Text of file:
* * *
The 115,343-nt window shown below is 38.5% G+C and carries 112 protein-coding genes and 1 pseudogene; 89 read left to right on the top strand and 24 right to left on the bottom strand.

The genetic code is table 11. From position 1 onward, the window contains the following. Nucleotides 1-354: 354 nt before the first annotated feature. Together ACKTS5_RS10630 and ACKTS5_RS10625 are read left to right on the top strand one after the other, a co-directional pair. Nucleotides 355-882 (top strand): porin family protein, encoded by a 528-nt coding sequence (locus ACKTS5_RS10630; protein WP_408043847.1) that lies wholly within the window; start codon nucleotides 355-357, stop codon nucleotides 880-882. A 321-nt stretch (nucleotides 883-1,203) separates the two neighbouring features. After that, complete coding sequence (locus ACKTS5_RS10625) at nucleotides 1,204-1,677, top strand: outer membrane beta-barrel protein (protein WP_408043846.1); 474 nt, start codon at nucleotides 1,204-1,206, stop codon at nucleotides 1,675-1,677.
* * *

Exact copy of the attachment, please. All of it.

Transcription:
The 115,343-nt window shown below is 38.5% G+C and carries 112 protein-coding genes and 1 pseudogene; 89 read left to right on the top strand and 24 right to left on the bottom strand.

The genetic code is table 11. From position 1 onward, the window contains the following. Nucleotides 1-354: 354 nt before the first annotated feature. Together ACKTS5_RS10630 and ACKTS5_RS10625 are read left to right on the top strand one after the other, a co-directional pair. Nucleotides 355-882 (top strand): porin family protein, encoded by a 528-nt coding sequence (locus ACKTS5_RS10630; protein WP_408043847.1) that lies wholly within the window; start codon nucleotides 355-357, stop codon nucleotides 880-882. A 321-nt stretch (nucleotides 883-1,203) separates the two neighbouring features. After that, complete coding sequence (locus ACKTS5_RS10625) at nucleotides 1,204-1,677, top strand: outer membrane beta-barrel protein (protein WP_408043846.1); 474 nt, start codon at nucleotides 1,204-1,206, stop codon at nucleotides 1,675-1,677.